- ensure alignment with Victoria Police policies and the Family Violence Multi-Agency Risk Assessment and Management (MARAM) Framework.
- Trial a review process, involving the specialist family violence sector, for any Family Violence Report where a woman is identified as a respondent (and possibly for other targeted cohorts) before it is committed to Victoria Police’s LEAP database.
- Urgently review how family violence records are captured in LEAP to ensure that where misidentification is found, the record can be amended so a person doesn’t continue to be incorrectly listed as a respondent.
- Establish and communicate clear processes to guide police responses where there is new information that suggests misidentification has occurred, including:
- a contact point at Victoria Police that other agencies can use to raise misidentification
- an agreed process to make a determination that misidentification has occurred
- specific guidance for police on the actions they need to take once this determination has been made.
- Develop clear guidance for withdrawing family violence intervention order applications or criminal charges in cases of misidentification and give police prosecutors the authority to quickly facilitate this.
COURTS AND LEGAL SERVICES
- Develop a clear process for an urgent return to court in matters where misidentification has been found.
- Integrate legal services in the family violence response model to ensure timely legal advice in misidentification cases, and provide these services with appropriate training to ensure they are familiar with and work consistently with MARAM.
- Give urgent attention to exploring legislative options to provide courts with the power to find that misidentification has occurred and to issue a court order for all records to be corrected.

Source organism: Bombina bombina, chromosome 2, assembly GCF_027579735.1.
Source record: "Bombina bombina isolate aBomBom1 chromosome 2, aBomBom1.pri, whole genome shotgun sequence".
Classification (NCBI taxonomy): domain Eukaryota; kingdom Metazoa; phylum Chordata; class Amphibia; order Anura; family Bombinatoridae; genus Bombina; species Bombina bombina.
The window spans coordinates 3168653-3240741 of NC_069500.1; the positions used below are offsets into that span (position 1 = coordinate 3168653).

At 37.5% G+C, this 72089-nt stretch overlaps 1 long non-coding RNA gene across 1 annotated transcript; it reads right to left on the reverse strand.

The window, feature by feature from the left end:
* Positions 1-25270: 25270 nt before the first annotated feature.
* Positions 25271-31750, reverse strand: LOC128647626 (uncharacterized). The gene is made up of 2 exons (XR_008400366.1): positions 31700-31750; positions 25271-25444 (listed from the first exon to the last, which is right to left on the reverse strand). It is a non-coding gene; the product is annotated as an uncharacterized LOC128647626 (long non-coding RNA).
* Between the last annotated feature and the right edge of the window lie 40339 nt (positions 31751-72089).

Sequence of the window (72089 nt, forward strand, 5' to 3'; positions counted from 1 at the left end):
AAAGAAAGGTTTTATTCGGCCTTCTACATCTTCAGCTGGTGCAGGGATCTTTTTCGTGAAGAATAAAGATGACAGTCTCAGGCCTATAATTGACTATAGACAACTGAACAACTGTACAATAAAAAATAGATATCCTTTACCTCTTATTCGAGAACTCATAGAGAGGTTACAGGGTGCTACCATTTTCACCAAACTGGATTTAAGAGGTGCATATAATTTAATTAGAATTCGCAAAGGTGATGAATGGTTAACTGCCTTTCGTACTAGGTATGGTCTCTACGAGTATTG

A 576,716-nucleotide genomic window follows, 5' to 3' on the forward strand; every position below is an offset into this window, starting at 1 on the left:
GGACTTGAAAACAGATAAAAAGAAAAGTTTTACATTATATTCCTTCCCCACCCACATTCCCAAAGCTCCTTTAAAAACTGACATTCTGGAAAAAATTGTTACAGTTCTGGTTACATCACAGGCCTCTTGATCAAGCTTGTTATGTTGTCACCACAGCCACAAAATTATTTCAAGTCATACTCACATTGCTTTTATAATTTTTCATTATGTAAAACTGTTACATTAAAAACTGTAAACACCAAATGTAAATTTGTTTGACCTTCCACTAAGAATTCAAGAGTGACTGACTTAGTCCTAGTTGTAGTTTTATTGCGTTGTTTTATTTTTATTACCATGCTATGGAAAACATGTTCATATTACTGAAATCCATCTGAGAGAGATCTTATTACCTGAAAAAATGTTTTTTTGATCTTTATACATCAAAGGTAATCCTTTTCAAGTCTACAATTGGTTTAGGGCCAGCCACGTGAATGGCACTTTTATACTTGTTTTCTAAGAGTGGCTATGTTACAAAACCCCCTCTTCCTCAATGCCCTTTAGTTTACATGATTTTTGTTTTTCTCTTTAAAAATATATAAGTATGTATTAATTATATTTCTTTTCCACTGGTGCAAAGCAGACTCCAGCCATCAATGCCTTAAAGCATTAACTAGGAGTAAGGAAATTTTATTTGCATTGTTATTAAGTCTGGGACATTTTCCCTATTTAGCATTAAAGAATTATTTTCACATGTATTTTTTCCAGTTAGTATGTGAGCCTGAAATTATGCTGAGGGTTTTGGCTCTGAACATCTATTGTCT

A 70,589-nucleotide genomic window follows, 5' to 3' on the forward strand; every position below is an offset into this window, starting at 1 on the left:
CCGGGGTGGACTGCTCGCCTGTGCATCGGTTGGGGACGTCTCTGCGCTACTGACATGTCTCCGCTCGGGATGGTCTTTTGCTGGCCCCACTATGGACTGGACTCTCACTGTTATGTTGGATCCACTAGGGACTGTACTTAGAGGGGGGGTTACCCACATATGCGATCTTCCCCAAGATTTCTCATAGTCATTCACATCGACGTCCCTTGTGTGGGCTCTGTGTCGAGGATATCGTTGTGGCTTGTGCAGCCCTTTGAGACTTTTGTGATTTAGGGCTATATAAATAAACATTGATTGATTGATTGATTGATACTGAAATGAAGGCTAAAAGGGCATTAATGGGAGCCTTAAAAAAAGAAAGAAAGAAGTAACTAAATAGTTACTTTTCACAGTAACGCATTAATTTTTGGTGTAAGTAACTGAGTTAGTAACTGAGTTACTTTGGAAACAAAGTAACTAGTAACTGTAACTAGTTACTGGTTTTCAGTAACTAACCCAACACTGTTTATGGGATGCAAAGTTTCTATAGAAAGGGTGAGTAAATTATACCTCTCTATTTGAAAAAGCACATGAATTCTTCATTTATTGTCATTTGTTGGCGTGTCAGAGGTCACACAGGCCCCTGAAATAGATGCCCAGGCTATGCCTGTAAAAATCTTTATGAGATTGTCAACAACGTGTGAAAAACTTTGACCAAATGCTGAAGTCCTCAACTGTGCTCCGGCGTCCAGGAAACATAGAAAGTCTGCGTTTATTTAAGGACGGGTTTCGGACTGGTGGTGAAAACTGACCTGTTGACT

- Further investigate what action, guidance and training might be required to provide greater clarity in how family violence and other protective concerns are balanced and to ensure that, in addressing protective concerns, perpetrators are held to account.
CONTINUING AND STRENGTHENING EXISTING EFFORTS IN THE FOLLOWING AREAS IS ALSO ESSENTIAL
- Through Koori Caucus and the Dhelk Dja Partnership Forum, work with the ACCO Family Violence Forum members to ensure that the solutions developed adequately respond to Aboriginal victim survivors.
- Build – and report on – capability across the system (police, Child Protection, courts and elsewhere, as needed) to reduce inconsistency and increase understanding of family violence and coercive control, and to target known practice issues.
- Roll out the core features of the specialist family violence court model across the state to ensure more magistrates and court workers can engage effectively with respondents and affected family members and recognise misidentification.
- Carefully consider the risk of misidentification of children as respondents when developing a system response to adolescent violence in the home.
3 Reeves E (2021): ‘I’m not at all protected and I think other women should know that, that they’re not protected either’: Victim–survivors’ experiences of ‘misidentification’ in Victoria’s family violence system. International Journal for Crime, Justice and Social Democracy, p.11. Available at: doi.org/10.5204/ijcjsd.1992 (accessed 20 September 2021).
4 The Law Enforcement Assistance Program (commonly known as LEAP) is the police database that stores details of ‘all crimes bought to the notice of police as well as family incidents and missing persons. It also includes details on locations, vehicles and persons involved. The database is online and updated constantly, 24 hours a day’ (refer to police.vic.gov.au/crime-statistics).